Sunday, July 31, 2011

Teaching Strategies for Children with Dyscalculia

Finally this is the last of my post for this week about dyscalculia. At end of it all, the main goal of everyone surrounding a child with dyscalculia is to help this child reach his or her utmost potential and so I dedicate this last post on what I learned about how to help a child with dyscalculia.

A. Techniques in Helping a Child with Dyscalculia

1. Thinking out Loud
2. Let them work their own way out
3. Assure them that its alright to forget or not understand
4. Let the child check their own work (review and evaluate their work)

B. Important Elements of a Teaching Program

1. Consider the Pupil’s Needs
Pupils may have varying abilities and levels of achievement. Teaching should provide the structure and organization that their learning difficulty denies them and enable the full spectrum of learning styles to function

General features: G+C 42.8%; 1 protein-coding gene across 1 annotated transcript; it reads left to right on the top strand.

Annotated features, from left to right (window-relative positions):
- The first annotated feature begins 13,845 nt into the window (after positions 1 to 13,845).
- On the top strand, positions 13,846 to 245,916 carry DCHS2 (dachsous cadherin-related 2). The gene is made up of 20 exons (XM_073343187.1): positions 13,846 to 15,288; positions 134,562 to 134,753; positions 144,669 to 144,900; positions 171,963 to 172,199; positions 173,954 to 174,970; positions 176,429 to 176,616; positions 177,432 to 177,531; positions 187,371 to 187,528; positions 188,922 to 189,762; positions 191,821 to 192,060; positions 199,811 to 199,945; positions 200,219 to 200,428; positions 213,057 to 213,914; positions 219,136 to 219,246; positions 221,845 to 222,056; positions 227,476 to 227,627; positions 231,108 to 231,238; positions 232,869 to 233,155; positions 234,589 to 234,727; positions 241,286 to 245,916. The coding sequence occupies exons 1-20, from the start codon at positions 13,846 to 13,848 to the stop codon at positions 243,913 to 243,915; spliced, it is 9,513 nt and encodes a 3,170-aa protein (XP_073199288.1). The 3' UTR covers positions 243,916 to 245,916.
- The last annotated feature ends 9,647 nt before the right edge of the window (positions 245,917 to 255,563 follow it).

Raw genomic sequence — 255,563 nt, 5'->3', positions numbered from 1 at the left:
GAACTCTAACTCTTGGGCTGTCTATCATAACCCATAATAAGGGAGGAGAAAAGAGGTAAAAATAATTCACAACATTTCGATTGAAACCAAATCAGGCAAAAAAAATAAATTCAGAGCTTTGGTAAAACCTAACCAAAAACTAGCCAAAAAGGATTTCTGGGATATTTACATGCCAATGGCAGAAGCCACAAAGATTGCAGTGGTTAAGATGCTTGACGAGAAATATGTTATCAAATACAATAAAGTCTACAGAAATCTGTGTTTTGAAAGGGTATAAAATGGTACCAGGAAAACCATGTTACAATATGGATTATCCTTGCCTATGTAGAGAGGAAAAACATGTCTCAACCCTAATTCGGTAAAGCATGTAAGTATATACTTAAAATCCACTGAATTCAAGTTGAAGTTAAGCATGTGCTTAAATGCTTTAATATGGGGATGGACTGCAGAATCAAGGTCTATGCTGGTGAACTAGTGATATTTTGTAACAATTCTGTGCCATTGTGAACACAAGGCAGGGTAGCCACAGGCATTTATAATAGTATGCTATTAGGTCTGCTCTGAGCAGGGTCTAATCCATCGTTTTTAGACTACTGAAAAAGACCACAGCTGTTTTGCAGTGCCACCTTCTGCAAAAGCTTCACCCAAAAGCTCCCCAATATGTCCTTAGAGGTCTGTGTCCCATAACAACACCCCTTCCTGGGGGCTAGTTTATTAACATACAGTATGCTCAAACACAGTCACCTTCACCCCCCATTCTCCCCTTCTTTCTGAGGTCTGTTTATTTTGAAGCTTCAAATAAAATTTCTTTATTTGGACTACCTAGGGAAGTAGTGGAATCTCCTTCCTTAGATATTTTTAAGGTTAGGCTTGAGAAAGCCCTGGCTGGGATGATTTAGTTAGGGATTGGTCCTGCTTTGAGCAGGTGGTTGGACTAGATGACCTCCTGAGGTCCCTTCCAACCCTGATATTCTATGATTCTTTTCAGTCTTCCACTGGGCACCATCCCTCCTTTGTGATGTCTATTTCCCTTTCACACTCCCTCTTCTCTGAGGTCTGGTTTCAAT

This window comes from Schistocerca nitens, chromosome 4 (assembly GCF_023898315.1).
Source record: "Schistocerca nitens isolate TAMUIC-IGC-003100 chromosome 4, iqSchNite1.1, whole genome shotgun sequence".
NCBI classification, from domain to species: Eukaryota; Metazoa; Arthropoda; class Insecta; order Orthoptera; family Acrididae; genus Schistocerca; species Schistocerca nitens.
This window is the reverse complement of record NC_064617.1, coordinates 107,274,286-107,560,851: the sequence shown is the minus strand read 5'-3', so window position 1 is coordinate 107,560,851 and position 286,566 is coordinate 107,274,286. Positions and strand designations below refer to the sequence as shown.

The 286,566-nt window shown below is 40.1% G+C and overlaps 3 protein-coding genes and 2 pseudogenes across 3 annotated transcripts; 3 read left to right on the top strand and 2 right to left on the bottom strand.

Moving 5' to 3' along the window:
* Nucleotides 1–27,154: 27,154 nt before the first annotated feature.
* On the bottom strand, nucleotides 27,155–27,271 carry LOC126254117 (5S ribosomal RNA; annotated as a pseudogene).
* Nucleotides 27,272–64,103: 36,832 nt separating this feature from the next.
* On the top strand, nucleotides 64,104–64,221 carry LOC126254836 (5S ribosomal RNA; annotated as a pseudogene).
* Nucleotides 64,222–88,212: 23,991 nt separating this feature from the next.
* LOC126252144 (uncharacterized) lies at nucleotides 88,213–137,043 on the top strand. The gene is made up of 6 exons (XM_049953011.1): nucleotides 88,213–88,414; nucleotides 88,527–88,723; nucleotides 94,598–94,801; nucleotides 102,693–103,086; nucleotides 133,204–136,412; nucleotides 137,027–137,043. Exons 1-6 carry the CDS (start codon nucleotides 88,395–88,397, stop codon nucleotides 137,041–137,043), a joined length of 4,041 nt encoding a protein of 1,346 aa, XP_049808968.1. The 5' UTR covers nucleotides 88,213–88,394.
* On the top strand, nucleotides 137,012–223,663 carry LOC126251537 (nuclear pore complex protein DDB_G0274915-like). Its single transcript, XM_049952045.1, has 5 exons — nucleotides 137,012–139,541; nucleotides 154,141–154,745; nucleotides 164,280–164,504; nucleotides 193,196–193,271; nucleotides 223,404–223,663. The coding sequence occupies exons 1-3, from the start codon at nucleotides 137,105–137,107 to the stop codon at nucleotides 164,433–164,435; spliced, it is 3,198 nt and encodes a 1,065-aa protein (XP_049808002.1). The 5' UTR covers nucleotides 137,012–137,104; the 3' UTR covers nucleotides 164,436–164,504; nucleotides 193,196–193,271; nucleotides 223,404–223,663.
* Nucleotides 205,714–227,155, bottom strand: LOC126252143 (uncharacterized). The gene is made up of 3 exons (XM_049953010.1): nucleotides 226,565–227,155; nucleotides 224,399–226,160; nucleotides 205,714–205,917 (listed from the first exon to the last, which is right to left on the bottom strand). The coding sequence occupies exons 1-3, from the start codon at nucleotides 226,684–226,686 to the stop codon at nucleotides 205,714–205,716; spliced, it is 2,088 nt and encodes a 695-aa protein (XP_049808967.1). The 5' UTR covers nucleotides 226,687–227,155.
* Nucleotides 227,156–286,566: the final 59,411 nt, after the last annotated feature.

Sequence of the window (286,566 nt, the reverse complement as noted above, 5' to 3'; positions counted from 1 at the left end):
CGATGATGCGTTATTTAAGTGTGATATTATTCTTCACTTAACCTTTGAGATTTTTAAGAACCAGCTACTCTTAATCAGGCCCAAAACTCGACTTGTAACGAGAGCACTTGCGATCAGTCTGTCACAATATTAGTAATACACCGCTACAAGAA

2. The structure of the Course
A structure based on a spiral with a small pitch allows regular revisits to the same topics. This provides opportunities for the ever-essential over-learning (and acknowledges the difficulty in achieving master of some topics).

3. Classroom Management: Making the Lessons Suit the Pupils
The short attention spans and memory deficits of dyslexic pupils require that a lesson should be divided into short subsections alternating exposition, demonstration, practical work, discussion, practice, and so on.

4. Evolving Expectations and Emphases
The initial aim of restoring students’ belief in their ability to succeed in mathematics is best met by building with what they know because they often know much more than they realize and their knowledge just needs rationalization and organization.


Chinn, S & Ashcroft, R. (2007) Mathematics for Dyslexics (Including Dyscalculia).
West Sussex, England. John Wiley & Sons Ltd.

Hannell, G. (2005) Dyscalculia (Action Plans for Successful Learning in
Mathematics). London.

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